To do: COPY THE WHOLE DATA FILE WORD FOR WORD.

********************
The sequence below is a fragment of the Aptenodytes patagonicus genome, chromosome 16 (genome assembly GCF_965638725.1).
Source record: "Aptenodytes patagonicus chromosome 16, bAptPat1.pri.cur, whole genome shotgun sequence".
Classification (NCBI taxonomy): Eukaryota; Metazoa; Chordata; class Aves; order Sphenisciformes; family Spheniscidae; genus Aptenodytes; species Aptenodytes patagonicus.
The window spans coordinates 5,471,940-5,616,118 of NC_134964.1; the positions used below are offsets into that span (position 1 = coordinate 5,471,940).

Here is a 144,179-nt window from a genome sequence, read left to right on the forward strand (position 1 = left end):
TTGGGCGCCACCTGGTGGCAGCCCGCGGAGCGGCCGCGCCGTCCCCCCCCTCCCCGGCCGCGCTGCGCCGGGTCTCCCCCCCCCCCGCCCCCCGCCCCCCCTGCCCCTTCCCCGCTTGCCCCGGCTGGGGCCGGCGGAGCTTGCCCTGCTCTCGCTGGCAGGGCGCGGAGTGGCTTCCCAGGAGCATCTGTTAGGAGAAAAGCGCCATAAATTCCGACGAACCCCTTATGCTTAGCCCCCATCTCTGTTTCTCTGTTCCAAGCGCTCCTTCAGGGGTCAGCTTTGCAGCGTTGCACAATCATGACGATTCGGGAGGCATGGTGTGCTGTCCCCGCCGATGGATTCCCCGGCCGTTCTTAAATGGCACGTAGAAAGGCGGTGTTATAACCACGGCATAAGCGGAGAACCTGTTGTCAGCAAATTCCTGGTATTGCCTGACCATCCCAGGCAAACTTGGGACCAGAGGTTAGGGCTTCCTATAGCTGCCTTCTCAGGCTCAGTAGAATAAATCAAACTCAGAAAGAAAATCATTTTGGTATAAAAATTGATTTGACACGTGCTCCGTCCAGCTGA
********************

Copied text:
The sequence below is a fragment of the Aptenodytes patagonicus genome, chromosome 16 (genome assembly GCF_965638725.1).
Source record: "Aptenodytes patagonicus chromosome 16, bAptPat1.pri.cur, whole genome shotgun sequence".
Classification (NCBI taxonomy): Eukaryota; Metazoa; Chordata; class Aves; order Sphenisciformes; family Spheniscidae; genus Aptenodytes; species Aptenodytes patagonicus.
The window spans coordinates 5,471,940-5,616,118 of NC_134964.1; the positions used below are offsets into that span (position 1 = coordinate 5,471,940).

Here is a 144,179-nt window from a genome sequence, read left to right on the forward strand (position 1 = left end):
TTGGGCGCCACCTGGTGGCAGCCCGCGGAGCGGCCGCGCCGTCCCCCCCCTCCCCGGCCGCGCTGCGCCGGGTCTCCCCCCCCCCCGCCCCCCGCCCCCCCTGCCCCTTCCCCGCTTGCCCCGGCTGGGGCCGGCGGAGCTTGCCCTGCTCTCGCTGGCAGGGCGCGGAGTGGCTTCCCAGGAGCATCTGTTAGGAGAAAAGCGCCATAAATTCCGACGAACCCCTTATGCTTAGCCCCCATCTCTGTTTCTCTGTTCCAAGCGCTCCTTCAGGGGTCAGCTTTGCAGCGTTGCACAATCATGACGATTCGGGAGGCATGGTGTGCTGTCCCCGCCGATGGATTCCCCGGCCGTTCTTAAATGGCACGTAGAAAGGCGGTGTTATAACCACGGCATAAGCGGAGAACCTGTTGTCAGCAAATTCCTGGTATTGCCTGACCATCCCAGGCAAACTTGGGACCAGAGGTTAGGGCTTCCTATAGCTGCCTTCTCAGGCTCAGTAGAATAAATCAAACTCAGAAAGAAAATCATTTTGGTATAAAAATTGATTTGACACGTGCTCCGTCCAGCTGA